Maybe once we have heard, we’ll become the gathering that was intended for us all along.

What Obama can teach the Churches

Over the last two years, we’ve witnessed the rising of one of the most important social-political organizations since the Christian coalition became the effective foot soldiers for the Republican party: Obama’s political campaign.

The campaign should be of immense interest to mainline denominations. Not because Obama shares our political beliefs, which he may not; not because he is a Christian in a mainline church; but because the methods of community organizing hold the key for the rebirth of mainline churches.

Why did Obama campaign work? It had a clear mission. People met people: they knocked on doors; they invited; they began conversations. They told people about the Obama campaign and what it means for their communities.  Community organizing 101 is another name for evangelism, and it is what progressive churches should be doing.

It requires training. It’s hard for shy Episcopalians to meet people and get to know them. Being forward in a ingratiating and commercial way seems false and deceptive.  Becoming more public may ruffle the feathers of the reserved.  Lots of people think that religion should be private, and that public religion borders on the religulous.

But in an organization that truly cares, these concerns can be directly confronted, challenged and mitigated. Our goal is not the verbal assent to a particular proposition about Jesus or an agreement that affirms identical thought.   We do not even presume our thoughts and ideas were as pure and holy as God’s.  Instead, we merely connect with people to build bridges of trust, thereby embodying the trust that God has in us.  We say, that the church is here for them, the unchurched.

Some call them sinners.

Organizing, getting out in the field, greeting and meeting people, might raise the fears of the unchurched and non-religious.   They might worry that I’m encouraging mainline churches to proselytize like Jehovah’s witnesses or the Mormons.   They might be anxious that we will become just a mirror image of fundamentalist churches, inviting people into our peculiar cult.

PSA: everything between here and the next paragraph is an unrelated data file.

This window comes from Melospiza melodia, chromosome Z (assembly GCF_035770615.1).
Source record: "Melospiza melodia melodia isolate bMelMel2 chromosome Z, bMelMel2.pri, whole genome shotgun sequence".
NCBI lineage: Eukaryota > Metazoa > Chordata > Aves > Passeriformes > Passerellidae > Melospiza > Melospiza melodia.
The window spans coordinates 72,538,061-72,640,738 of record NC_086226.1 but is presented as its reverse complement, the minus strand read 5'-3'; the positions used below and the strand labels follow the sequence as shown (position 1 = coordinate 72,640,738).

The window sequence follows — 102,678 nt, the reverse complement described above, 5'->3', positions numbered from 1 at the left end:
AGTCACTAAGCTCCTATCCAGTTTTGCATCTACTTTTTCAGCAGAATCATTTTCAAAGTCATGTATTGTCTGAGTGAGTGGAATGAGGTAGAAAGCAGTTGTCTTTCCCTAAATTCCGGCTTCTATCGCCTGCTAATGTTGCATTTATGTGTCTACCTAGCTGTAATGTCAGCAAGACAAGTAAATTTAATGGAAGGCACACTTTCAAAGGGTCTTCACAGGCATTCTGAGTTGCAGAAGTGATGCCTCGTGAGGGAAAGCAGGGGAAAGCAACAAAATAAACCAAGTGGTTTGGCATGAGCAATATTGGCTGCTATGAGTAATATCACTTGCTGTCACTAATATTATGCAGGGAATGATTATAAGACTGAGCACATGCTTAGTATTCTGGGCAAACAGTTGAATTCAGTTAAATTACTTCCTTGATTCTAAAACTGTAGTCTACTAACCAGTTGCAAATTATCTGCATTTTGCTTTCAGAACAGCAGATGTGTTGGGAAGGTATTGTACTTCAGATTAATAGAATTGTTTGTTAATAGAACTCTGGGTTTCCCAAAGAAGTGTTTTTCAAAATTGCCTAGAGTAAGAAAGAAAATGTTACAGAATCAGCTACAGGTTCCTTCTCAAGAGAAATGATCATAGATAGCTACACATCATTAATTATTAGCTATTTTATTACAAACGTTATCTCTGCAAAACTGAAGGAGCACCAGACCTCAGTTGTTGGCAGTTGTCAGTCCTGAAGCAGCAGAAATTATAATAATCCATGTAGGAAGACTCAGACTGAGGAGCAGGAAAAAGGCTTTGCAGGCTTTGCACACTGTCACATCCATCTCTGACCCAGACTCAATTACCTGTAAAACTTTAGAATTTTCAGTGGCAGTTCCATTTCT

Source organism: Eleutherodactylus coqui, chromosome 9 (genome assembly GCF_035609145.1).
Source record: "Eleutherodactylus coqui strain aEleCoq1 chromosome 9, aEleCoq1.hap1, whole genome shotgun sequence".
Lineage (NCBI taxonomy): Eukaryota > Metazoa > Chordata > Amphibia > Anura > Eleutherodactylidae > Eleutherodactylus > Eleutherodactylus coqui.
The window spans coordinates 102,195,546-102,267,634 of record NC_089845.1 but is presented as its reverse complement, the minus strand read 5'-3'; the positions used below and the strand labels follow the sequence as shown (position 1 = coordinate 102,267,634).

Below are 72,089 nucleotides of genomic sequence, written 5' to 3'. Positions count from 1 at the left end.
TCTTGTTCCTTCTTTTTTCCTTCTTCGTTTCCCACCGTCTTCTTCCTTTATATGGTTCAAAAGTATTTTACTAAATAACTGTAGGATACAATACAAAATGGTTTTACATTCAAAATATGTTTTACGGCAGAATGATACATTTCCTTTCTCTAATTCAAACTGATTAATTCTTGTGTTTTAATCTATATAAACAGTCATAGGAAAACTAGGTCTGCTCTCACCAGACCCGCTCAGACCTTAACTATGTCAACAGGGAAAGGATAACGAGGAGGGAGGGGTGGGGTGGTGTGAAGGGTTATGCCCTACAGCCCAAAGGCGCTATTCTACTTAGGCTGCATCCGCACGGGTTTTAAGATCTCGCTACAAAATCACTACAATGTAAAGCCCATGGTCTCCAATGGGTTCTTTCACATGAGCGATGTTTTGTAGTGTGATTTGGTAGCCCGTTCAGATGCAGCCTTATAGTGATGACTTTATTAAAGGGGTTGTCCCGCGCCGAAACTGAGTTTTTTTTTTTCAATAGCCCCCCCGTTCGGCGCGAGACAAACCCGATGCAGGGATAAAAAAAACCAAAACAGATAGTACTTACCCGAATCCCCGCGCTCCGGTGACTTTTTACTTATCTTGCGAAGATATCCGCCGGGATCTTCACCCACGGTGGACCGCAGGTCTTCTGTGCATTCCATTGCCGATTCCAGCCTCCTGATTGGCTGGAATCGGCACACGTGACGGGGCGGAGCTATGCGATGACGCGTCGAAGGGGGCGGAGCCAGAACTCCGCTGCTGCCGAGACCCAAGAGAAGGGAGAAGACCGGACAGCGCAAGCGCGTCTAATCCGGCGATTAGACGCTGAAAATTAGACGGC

The first step for us, however, is to let go of the idea that church is necessary.  We should admit that nobody is interested in church. They don’t want to go, and they won’t.  They have pressing problems in their own lives, and for many, church is experienced as parasitical, hypocritical and greedy.

For this reason, let’s not ask them to church.  It isn’t where they are.  And we’d save ourselves a lot of agony if we didn’t pretend it would be easy for us to convince them.  So let’s not do it.  Besides, if we did it for that reason, it would be more out of selfishness than for their own needs.  So when we meet people, let’s eliminate the pressure we have for feeling like we have to drag someone into church who really just has better things to do on a Sunday Morning.  It isn’t necessary.

Instead of asking people if they are saved, or have a church community, our mission is to find out where God is already leading them.  We might not even refer to the word “God.” It’s more important to discern what people are looking for so that we can better serve them, out there, the places where God is also working.

There may be a few people who decide we’re doing the right thing. A few might decide they want to be part of our meaning making institution.  Some might decide they are called to follow Christ and share the gospel.  But there aren’t any guarantees. All we can set out to do is discover our connectedness and mutual interests.  Community organizing is much more about having the church engage the community rather than shape the community for the church’s needs.  Let us be prepared when the subject of “God” or conversations about meaning come up.  Our first role is merely to make a connection.

Because God is also working outside the church to build people up.

The church has an opportunity. Just as people are deeply dissatisfied with the administration of George Bush, there is also a deep dissatisfaction with religion. People think of Christians as homophobic, judgmental, political, and naïve. As Barna has demonstrated, most people think Christians are jerks who want to people to think like they do.

We’ve seen that the idea that knowing Christ makes one a more beautiful, a more loving, a attractive sort of person is not always true.  So instead, perhaps it is time to learn from people outside our churches what a true Christianity could really look like.  Because I suspect they have promising dreams of what Heaven is.